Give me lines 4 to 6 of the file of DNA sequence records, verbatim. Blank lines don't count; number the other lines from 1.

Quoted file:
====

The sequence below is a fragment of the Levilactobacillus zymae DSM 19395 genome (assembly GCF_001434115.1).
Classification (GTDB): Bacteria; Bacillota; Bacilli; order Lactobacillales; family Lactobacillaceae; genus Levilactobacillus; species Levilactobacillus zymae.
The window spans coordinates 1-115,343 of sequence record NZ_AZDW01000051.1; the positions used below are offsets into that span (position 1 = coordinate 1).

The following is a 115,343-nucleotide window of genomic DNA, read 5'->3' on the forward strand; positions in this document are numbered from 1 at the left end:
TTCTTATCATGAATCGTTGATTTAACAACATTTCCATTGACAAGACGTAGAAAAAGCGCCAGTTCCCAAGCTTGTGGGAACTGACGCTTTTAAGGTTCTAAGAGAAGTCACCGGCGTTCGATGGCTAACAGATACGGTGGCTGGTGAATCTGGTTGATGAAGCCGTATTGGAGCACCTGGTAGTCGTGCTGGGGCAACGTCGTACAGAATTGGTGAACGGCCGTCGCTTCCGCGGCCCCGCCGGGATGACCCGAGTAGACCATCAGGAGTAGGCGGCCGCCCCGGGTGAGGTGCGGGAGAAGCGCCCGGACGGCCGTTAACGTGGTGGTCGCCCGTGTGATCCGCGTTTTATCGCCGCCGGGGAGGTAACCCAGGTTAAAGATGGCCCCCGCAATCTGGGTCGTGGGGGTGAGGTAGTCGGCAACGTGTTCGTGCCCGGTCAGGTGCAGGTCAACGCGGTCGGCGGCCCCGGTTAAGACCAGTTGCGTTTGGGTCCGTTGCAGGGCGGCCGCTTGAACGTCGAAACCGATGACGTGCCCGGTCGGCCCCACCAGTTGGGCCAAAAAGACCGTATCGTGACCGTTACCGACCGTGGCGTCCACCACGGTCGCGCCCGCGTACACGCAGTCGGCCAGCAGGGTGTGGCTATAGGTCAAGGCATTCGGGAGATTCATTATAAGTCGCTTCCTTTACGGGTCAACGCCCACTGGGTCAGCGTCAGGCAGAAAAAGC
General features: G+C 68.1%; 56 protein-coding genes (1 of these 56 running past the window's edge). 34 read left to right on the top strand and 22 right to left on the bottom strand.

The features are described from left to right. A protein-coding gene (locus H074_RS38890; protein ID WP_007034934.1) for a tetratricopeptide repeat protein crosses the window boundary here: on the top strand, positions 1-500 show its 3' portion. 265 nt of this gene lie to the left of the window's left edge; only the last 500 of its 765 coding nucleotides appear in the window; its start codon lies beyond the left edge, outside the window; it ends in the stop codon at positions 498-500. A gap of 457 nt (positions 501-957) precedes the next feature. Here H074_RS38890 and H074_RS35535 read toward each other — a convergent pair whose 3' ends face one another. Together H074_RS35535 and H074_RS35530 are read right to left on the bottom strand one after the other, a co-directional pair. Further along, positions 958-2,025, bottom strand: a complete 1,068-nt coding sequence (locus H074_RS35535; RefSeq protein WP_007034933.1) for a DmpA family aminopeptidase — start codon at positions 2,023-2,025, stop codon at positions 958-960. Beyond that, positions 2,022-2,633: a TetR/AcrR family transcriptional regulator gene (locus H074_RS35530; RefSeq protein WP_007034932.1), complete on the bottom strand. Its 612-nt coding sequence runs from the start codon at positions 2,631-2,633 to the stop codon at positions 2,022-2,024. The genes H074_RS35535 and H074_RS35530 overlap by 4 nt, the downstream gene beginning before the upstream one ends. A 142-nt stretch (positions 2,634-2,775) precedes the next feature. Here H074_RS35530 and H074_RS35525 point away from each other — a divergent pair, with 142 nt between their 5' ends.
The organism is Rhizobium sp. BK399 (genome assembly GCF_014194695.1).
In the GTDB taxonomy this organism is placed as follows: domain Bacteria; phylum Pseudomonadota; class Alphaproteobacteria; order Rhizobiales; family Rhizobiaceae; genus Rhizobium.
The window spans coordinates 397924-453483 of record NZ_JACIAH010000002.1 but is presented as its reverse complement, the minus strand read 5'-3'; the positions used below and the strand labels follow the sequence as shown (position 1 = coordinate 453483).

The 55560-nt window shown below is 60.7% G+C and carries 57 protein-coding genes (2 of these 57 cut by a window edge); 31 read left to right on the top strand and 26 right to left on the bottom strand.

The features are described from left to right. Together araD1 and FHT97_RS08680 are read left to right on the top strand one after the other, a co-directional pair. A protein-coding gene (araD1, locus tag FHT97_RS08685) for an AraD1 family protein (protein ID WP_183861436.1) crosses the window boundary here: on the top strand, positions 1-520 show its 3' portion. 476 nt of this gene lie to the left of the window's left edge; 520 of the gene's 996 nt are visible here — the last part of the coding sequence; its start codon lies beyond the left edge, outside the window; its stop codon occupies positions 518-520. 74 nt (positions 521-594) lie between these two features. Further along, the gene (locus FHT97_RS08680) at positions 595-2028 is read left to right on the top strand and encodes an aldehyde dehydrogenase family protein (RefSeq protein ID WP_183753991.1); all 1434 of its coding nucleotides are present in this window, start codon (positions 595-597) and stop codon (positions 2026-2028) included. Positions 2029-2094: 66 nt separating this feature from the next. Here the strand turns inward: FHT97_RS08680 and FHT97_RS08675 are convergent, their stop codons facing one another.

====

The following is a 115,343-nucleotide window of genomic DNA, read 5'->3' on the forward strand; positions in this document are numbered from 1 at the left end:
TTCTTATCATGAATCGTTGATTTAACAACATTTCCATTGACAAGACGTAGAAAAAGCGCCAGTTCCCAAGCTTGTGGGAACTGACGCTTTTAAGGTTCTAAGAGAAGTCACCGGCGTTCGATGGCTAACAGATACGGTGGCTGGTGAATCTGGTTGATGAAGCCGTATTGGAGCACCTGGTAGTCGTGCTGGGGCAACGTCGTACAGAATTGGTGAACGGCCGTCGCTTCCGCGGCCCCGCCGGGATGACCCGAGTAGACCATCAGGAGTAGGCGGCCGCCCCGGGTGAGGTGCGGGAGAAGCGCCCGGACGGCCGTTAACGTGGTGGTCGCCCGTGTGATCCGCGTTTTATCGCCGCCGGGGAGGTAACCCAGGTTAAAGATGGCCCCCGCAATCTGGGTCGTGGGGGTGAGGTAGTCGGCAACGTGTTCGTGCCCGGTCAGGTGCAGGTCAACGCGGTCGGCGGCCCCGGTTAAGACCAGTTGCGTTTGGGTCCGTTGCAGGGCGGCCGCTTGAACGTCGAAACCGATGACGTGCCCGGTCGGCCCCACCAGTTGGGCCAAAAAGACCGTATCGTGACCGTTACCGACCGTGGCGTCCACCACGGTCGCGCCCGCGTACACGCAGTCGGCCAGCAGGGTGTGGCTATAGGTCAAGGCATTCGGGAGATTCATTATAAGTCGCTTCCTTTACGGGTCAACGCCCACTGGGTCAGCGTCAGGCAGAAAAAGC
General features: G+C 68.1%; 56 protein-coding genes (1 of these 56 running past the window's edge). 34 read left to right on the top strand and 22 right to left on the bottom strand.